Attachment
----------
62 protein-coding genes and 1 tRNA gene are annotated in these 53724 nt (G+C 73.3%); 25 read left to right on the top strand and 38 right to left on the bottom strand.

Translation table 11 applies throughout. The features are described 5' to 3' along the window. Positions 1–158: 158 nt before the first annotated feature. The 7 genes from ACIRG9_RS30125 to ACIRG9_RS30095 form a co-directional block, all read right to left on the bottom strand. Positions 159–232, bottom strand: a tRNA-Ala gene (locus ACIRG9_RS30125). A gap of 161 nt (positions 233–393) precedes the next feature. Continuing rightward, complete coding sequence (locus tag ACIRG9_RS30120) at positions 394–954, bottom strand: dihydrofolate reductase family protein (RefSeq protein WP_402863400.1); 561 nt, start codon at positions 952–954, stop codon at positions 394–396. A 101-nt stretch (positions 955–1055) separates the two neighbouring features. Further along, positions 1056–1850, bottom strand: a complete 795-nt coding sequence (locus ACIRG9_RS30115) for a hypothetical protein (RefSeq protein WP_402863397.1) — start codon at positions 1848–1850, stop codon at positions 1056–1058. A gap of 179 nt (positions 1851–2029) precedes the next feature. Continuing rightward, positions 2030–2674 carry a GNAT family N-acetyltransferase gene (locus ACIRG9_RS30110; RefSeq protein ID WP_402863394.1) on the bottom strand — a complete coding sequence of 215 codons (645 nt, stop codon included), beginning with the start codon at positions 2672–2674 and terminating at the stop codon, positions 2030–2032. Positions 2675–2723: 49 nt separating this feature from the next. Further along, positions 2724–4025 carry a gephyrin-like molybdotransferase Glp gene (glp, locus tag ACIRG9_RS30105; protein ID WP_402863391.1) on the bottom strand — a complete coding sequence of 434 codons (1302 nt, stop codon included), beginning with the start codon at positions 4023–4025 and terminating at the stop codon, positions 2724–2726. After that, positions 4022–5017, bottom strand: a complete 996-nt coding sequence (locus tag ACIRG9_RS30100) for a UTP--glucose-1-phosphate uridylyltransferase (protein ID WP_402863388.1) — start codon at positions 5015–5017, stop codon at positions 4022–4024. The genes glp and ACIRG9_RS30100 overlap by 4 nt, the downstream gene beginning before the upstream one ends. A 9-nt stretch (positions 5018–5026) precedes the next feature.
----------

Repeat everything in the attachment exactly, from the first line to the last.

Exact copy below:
62 protein-coding genes and 1 tRNA gene are annotated in these 53724 nt (G+C 73.3%); 25 read left to right on the top strand and 38 right to left on the bottom strand.

Translation table 11 applies throughout. The features are described 5' to 3' along the window. Positions 1–158: 158 nt before the first annotated feature. The 7 genes from ACIRG9_RS30125 to ACIRG9_RS30095 form a co-directional block, all read right to left on the bottom strand. Positions 159–232, bottom strand: a tRNA-Ala gene (locus ACIRG9_RS30125). A gap of 161 nt (positions 233–393) precedes the next feature. Continuing rightward, complete coding sequence (locus tag ACIRG9_RS30120) at positions 394–954, bottom strand: dihydrofolate reductase family protein (RefSeq protein WP_402863400.1); 561 nt, start codon at positions 952–954, stop codon at positions 394–396. A 101-nt stretch (positions 955–1055) separates the two neighbouring features. Further along, positions 1056–1850, bottom strand: a complete 795-nt coding sequence (locus ACIRG9_RS30115) for a hypothetical protein (RefSeq protein WP_402863397.1) — start codon at positions 1848–1850, stop codon at positions 1056–1058. A gap of 179 nt (positions 1851–2029) precedes the next feature. Continuing rightward, positions 2030–2674 carry a GNAT family N-acetyltransferase gene (locus ACIRG9_RS30110; RefSeq protein ID WP_402863394.1) on the bottom strand — a complete coding sequence of 215 codons (645 nt, stop codon included), beginning with the start codon at positions 2672–2674 and terminating at the stop codon, positions 2030–2032. Positions 2675–2723: 49 nt separating this feature from the next. Further along, positions 2724–4025 carry a gephyrin-like molybdotransferase Glp gene (glp, locus tag ACIRG9_RS30105; protein ID WP_402863391.1) on the bottom strand — a complete coding sequence of 434 codons (1302 nt, stop codon included), beginning with the start codon at positions 4023–4025 and terminating at the stop codon, positions 2724–2726. After that, positions 4022–5017, bottom strand: a complete 996-nt coding sequence (locus tag ACIRG9_RS30100) for a UTP--glucose-1-phosphate uridylyltransferase (protein ID WP_402863388.1) — start codon at positions 5015–5017, stop codon at positions 4022–4024. The genes glp and ACIRG9_RS30100 overlap by 4 nt, the downstream gene beginning before the upstream one ends. A 9-nt stretch (positions 5018–5026) precedes the next feature.